Records defy the vinyl countdown

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They thought it had lost its groove. But now it looks like vinyl is enjoying a massive surge in popularity, some 30 years after warnings began over its terminal decline.

Steve Mathie, who has been selling vintage records from his shop Spin-it Records inside Hull’s Trinity Market for nearly 20 years, took delivery of his first shipment of new vinyl last week, the first independent record shop in Hull to do so since the city’s famous Sidney Scarborough’s record shop closed.

Albums by the likes of Amy Winehouse and Noel Gallagher are flying off the shelves as parents dust down record players which have been lingering in the attic for years. It seems that while downloads may be quick and easy, nothing quite beats the thrill of holding a heavy piece of vinyl.

According to the latest statistics from the Official Charts Company, vinyl album sales are up 40 per cent year-on-year and are on course to pass 300,000 units by the end of the year for the first time since 2005.

Mr Mathie said: “Record shops have been closing very fast over the last ten years. To keep up with the times like most shops we had to make changes. Firstly, we started selling on the internet in 1994 and stopped selling CDs 12 year ago to become a vinyl-only shop. Last year we moved forward again by starting to stock the new breed of record players that also have MP3 playback.

“Now we are selling new LPs on vinyl by all the top names. Five years ago the average age of our customers was about 42, now it is about 24.

“In 1982 the big news was that CDs would kill off vinyl but 29 years later vinyl together with downloads looks set to be killing off CDs.”

He added: “The younger generation are coming on board more and more. I think it is the tangibility of it, it’s something you can talk about and discuss. If you had a friend round and you had a new LP they’d ask where you got it from – they’d never do that about a CD. You can have a thousand CDs stacked up at home and 50 LPs and aesthetically the LPs look better.”

Phil Hudson was in the shop yesterday to buy his 17-year-old son Jake the latest album from American pop punk band Blink-182 for Christmas. Jake said: “I like the sound much better and you don’t get the pictures and the descriptions on CDs.”

Ryan Mathie, 16, who was helping his uncle out, is the proud owner of a 35-year-old Pioneer record player.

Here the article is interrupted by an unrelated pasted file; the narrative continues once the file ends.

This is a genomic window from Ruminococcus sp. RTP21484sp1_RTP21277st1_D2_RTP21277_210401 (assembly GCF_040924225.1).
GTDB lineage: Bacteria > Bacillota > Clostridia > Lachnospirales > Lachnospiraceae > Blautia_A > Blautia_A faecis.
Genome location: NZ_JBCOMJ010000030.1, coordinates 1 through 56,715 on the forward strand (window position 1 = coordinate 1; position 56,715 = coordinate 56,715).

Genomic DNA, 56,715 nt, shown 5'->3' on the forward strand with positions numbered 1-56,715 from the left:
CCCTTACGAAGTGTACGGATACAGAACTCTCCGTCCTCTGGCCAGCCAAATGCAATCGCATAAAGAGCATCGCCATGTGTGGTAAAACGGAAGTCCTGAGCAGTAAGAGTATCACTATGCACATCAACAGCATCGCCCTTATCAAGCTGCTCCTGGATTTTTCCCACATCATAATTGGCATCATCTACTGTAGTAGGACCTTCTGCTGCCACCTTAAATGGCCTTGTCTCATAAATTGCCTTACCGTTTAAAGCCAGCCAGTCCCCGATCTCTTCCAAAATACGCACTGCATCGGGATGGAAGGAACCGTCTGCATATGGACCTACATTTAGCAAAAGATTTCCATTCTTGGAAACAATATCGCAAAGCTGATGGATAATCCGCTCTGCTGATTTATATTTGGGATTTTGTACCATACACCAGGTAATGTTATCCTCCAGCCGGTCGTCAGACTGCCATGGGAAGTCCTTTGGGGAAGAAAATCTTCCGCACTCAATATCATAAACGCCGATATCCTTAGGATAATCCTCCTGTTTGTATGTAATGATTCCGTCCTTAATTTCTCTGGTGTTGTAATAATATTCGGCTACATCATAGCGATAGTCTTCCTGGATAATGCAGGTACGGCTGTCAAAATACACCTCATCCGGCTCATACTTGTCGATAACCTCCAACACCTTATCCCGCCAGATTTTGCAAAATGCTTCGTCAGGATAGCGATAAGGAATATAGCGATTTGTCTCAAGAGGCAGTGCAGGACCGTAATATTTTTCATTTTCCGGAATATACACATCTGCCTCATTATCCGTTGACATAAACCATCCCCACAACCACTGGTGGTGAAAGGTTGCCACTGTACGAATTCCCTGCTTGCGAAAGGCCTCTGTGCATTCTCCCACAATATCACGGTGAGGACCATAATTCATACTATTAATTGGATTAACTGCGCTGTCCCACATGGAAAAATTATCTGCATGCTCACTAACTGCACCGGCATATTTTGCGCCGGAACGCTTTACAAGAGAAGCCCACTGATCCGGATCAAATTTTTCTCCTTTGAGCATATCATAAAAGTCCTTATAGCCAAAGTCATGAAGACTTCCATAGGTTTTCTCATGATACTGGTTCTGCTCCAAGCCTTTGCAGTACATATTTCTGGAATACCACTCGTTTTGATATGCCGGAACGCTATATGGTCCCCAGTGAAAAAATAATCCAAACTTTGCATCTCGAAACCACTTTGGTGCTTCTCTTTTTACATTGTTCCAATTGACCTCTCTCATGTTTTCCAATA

He counts 60s singer-songwriter Del Shannon, along with the likes of Buddy Holly, Chuck Berry and Howling Wolf, as among his favourites and considers working in the shop a musical education. He said: “You can’t get the sound from a CD that you can get from vinyl.”

Scott Gamble, who works in Crash Records in The Headrow, in Leeds, said: “Even the popular stuff like Lady Gaga sells really well on vinyl.

“It’s definitely moving in that direction from the depth of the mid-90s where very little stuff was getting pressed. Mid-90s bands like Oasis, Pulp and Blur, their stuff is very hard to get on vinyl. Even though thousands, millions, were pressed on CD, you only had 2,000 or 3,000 on LPs.

“(Youngsters) are wanting a mixture, from the classics like the Beatles and Rolling Stones, to Metallica, which is a big vinyl band.”

Is it the end for CDs? The answer is not entirely. Scott said: “I would almost compare CDs to tapes in a sense it has its place and people will hold onto it but I think downloads have replaced them as a way of listening to music on the move. It seems kids have embraced vinyl as something to keep and hold and listen to.”

Vinyl fan John Horseman is among the die-hards who never stopped buying LPs: “As well as the music you are buying a piece of art, something that’s collectable, unlike CDs which are clinical and characterless. I’ve owned the majority of mine for 30 or 40 years and they are good as they were when I first bought them, unlike CDs which are usually ruined after a couple of years, as the slightest mark makes them unplayable.”